• Calves weigh approximately 60 pounds when born and are up hopping and running within a day. My favorite time of the day is right before it starts to get dark, and the calves get spunky and race around the pasture like it’s Talladega.
  • Twins are not usually a good thing when it comes to calves. Our very first birth on this farm was a twin calf birth. While it turned out very well for us, it doesn’t usually. It may have something to do with the water around here though. Since my grandmother (who lives and was raised here) and I both had twins. Usually the cow mom rejects one baby and doesn’t feed it or care for it. Thankfully Cornbread Daddy knew some tricks to help and she did all she could to take care of both of them. Eventually we pulled one off and bottle fed it to give her a break. They both raised well and were healthy beautiful calves named “Briana & Lucy”.
  • Mama cow #199 “Scaredy Cat” and baby #2 born 11/10/15.
  • The first two calves of this season, quite uniquely numbered #1 & #2. However #1 has been named Tiger. We still await the name of #2.
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Finally Discovered THIS Low Carb Snack

cheese-strawsI am always on a mission to find a new low carb snack. I have walked past these on the end cap at our local grocery store for the past 5 months. Somehow it never occurred to me they may be low carb. One day I just thought, hmmm, let me see … I nearly did a happy dance right there in front of everyone when I read the carb count! And I’m no dancer.

CHEESE STRAWS! Already made and a MINUSCULE 4g of carbs!!!

As I’ve said before my limit is anything above 10g in carbs (and that’s total carbs minus dietary fiber).

What’s better than that? THEY’RE MADE IN ALABAMA! I mean, if anything deserves a happy dance it’s a low carb product that helps my Alabama-the-Beautiful & her peoples. But I won’t subject the world to my happy dance, ’cause I got no rhythm’. I’ll just share the joy and tell you to check out cheese straws and see for yourself. They are crunchy, cheesy, and a tad bit spicy. Great with chili or just as a snack. I have enjoyed this bag and will be returning for another very soon.

And no, I don’t get anything from Mook Mills, I just like their product.

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Cheesy Onion-y Pork Chops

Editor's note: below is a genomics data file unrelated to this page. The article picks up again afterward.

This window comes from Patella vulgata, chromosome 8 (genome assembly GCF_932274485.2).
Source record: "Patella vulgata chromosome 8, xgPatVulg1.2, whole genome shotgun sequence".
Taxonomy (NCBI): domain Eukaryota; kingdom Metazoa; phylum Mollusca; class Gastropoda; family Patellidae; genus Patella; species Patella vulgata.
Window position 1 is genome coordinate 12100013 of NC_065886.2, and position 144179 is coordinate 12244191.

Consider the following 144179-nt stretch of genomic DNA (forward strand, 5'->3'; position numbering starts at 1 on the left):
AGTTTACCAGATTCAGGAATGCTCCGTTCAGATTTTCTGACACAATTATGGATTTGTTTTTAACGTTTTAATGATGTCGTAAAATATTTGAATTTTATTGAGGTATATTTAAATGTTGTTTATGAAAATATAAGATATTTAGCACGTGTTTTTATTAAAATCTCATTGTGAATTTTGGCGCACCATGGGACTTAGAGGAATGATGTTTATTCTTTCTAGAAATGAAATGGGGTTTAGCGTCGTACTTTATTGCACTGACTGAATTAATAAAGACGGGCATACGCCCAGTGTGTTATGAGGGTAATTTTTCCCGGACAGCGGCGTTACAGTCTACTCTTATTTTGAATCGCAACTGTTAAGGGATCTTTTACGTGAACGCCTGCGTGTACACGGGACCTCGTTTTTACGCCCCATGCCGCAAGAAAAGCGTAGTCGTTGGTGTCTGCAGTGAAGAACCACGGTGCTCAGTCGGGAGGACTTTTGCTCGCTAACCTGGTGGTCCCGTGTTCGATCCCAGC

cheesy-oniony-pork-chops-cauliflower
Cheesy Onion-y Pork Chops with Cauliflower Casserole

I always pass by the boneless pork chops in the grocery because I have a fear of pork chops. I tend to burn them until they are totally inedible. However, since I found this recipe a few weeks ago I no longer fear the chop.

Of course I changed it up a bit. I originally did it just like the recipe with the onion slices and all, but I found my onion to be undercooked and if I cooked it longer the cheese would burn. The onion flavor was wonderful though. I thought I’d try it with onion powder instead, so here’s my version.

Cheesy Onion-y Pork Chops

  • 6 boneless pork chops
  • Mayo
  • Mozzarella cheese, shredded 1-2 cups
  • Parmesan cheese, shredded
  • Onion powder, to taste
  • Salt & Pepper, to taste

Preheat oven to 350˚. Rinse pork chops and pat dry. Place in a casserole dish, sprinkle with salt, pepper, and onion powder. Spread some mayo (maybe 2 teaspoons) on each chop. Top with mozzarella and parmesan. I cover each chop with a thick layer of cheese. More mozzarella than parm – the parm is really more like a garnish and not necessary. I just had some and I like it. You can leave it off if you’d like, it will be okay. Bake for 30-ish minutes, or until chops are done and cheese is lightly browned and bubbly.

Photo has Cauliflower Casserole as side.

Cheesy Onion-y Pork Chops

Cheesy Onion-y Pork Chops

Ingredients

  • 6 boneless pork chops
  • Mayo
  • Mozzarella cheese, shredded 1-2 cups
  • Parmesan cheese, shredded
  • Onion powder, to taste
  • Salt & Pepper, to taste

Instructions

  1. Preheat oven to 350˚. Rinse pork chops and pat dry. Place in a casserole dish, sprinkle with salt, pepper, and onion powder. Spread some mayo (maybe 2 teaspoons) on each chop. Top with mozzarella and parmesan. I cover each chop with a thick layer of cheese. More mozzarella than parm - the parm is really more like a garnish and not necessary. I just had some and I like it. Bake for 30-ish minutes, or until chops are done and cheese is lightly browned and bubbly.